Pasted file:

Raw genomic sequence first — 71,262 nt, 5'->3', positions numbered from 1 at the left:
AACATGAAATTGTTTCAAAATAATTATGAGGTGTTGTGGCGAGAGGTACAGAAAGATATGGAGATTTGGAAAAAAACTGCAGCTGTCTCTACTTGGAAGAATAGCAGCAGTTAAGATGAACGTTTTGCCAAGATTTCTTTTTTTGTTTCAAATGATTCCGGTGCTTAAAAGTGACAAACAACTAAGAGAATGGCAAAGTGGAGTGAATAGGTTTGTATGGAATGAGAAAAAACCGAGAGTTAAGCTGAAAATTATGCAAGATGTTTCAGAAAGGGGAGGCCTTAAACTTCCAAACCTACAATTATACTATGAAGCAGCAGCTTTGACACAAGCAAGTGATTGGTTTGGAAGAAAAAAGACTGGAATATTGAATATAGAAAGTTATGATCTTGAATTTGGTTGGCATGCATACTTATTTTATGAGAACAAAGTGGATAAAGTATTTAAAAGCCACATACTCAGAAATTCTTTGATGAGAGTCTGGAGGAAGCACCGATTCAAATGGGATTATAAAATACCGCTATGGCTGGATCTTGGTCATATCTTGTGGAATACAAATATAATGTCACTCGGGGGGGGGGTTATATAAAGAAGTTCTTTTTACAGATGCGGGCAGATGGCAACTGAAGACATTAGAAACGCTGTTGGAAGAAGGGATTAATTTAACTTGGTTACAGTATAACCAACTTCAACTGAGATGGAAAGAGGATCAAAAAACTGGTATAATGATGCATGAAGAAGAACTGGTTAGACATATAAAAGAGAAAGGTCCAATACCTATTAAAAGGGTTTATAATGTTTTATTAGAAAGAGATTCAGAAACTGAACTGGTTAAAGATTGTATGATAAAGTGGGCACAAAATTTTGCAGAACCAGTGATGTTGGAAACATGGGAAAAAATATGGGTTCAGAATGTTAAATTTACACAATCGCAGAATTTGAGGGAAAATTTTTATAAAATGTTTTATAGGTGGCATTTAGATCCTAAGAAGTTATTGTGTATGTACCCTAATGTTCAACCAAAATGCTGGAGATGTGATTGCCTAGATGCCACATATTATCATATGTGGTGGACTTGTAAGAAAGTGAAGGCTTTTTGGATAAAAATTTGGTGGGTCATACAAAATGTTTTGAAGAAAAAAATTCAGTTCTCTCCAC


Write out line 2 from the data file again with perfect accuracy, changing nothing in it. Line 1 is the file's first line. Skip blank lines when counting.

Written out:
AACATGAAATTGTTTCAAAATAATTATGAGGTGTTGTGGCGAGAGGTACAGAAAGATATGGAGATTTGGAAAAAAACTGCAGCTGTCTCTACTTGGAAGAATAGCAGCAGTTAAGATGAACGTTTTGCCAAGATTTCTTTTTTTGTTTCAAATGATTCCGGTGCTTAAAAGTGACAAACAACTAAGAGAATGGCAAAGTGGAGTGAATAGGTTTGTATGGAATGAGAAAAAACCGAGAGTTAAGCTGAAAATTATGCAAGATGTTTCAGAAAGGGGAGGCCTTAAACTTCCAAACCTACAATTATACTATGAAGCAGCAGCTTTGACACAAGCAAGTGATTGGTTTGGAAGAAAAAAGACTGGAATATTGAATATAGAAAGTTATGATCTTGAATTTGGTTGGCATGCATACTTATTTTATGAGAACAAAGTGGATAAAGTATTTAAAAGCCACATACTCAGAAATTCTTTGATGAGAGTCTGGAGGAAGCACCGATTCAAATGGGATTATAAAATACCGCTATGGCTGGATCTTGGTCATATCTTGTGGAATACAAATATAATGTCACTCGGGGGGGGGGTTATATAAAGAAGTTCTTTTTACAGATGCGGGCAGATGGCAACTGAAGACATTAGAAACGCTGTTGGAAGAAGGGATTAATTTAACTTGGTTACAGTATAACCAACTTCAACTGAGATGGAAAGAGGATCAAAAAACTGGTATAATGATGCATGAAGAAGAACTGGTTAGACATATAAAAGAGAAAGGTCCAATACCTATTAAAAGGGTTTATAATGTTTTATTAGAAAGAGATTCAGAAACTGAACTGGTTAAAGATTGTATGATAAAGTGGGCACAAAATTTTGCAGAACCAGTGATGTTGGAAACATGGGAAAAAATATGGGTTCAGAATGTTAAATTTACACAATCGCAGAATTTGAGGGAAAATTTTTATAAAATGTTTTATAGGTGGCATTTAGATCCTAAGAAGTTATTGTGTATGTACCCTAATGTTCAACCAAAATGCTGGAGATGTGATTGCCTAGATGCCACATATTATCATATGTGGTGGACTTGTAAGAAAGTGAAGGCTTTTTGGATAAAAATTTGGTGGGTCATACAAAATGTTTTGAAGAAAAAAATTCAGTTCTCTCCAC